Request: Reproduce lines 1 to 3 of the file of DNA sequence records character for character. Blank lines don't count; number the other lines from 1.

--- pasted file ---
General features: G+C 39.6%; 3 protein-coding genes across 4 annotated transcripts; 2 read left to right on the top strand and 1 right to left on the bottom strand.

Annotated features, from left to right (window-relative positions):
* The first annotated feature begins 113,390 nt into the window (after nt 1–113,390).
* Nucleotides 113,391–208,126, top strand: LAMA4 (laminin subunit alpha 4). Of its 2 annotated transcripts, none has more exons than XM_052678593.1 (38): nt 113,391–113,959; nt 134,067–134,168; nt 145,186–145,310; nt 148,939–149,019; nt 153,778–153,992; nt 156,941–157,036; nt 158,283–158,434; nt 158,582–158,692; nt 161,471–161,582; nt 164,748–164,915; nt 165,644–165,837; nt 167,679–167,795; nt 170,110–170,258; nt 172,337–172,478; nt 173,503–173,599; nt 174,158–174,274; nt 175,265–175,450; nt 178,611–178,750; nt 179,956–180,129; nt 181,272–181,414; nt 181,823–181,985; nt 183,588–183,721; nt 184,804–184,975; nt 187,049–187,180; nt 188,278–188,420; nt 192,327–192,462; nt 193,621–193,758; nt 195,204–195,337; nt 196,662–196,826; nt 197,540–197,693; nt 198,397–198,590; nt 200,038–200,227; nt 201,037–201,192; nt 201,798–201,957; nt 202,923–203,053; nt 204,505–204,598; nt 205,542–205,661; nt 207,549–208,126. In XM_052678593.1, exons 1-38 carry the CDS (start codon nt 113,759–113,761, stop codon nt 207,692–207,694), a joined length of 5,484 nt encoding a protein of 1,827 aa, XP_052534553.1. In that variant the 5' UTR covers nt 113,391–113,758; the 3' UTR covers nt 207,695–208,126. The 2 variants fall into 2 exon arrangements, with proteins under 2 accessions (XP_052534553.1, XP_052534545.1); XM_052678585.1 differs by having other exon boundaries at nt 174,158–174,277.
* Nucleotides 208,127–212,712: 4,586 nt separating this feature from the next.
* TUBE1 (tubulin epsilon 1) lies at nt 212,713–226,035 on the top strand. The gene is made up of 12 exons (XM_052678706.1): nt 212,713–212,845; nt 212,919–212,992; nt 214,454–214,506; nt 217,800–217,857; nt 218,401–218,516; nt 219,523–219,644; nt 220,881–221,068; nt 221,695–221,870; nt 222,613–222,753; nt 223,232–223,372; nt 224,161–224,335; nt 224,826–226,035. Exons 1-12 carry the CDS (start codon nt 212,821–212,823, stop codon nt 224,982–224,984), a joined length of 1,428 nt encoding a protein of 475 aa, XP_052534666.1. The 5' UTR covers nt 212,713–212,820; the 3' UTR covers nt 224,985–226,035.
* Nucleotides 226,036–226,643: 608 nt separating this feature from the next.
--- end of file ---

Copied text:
General features: G+C 39.6%; 3 protein-coding genes across 4 annotated transcripts; 2 read left to right on the top strand and 1 right to left on the bottom strand.

Annotated features, from left to right (window-relative positions):
* The first annotated feature begins 113,390 nt into the window (after nt 1–113,390).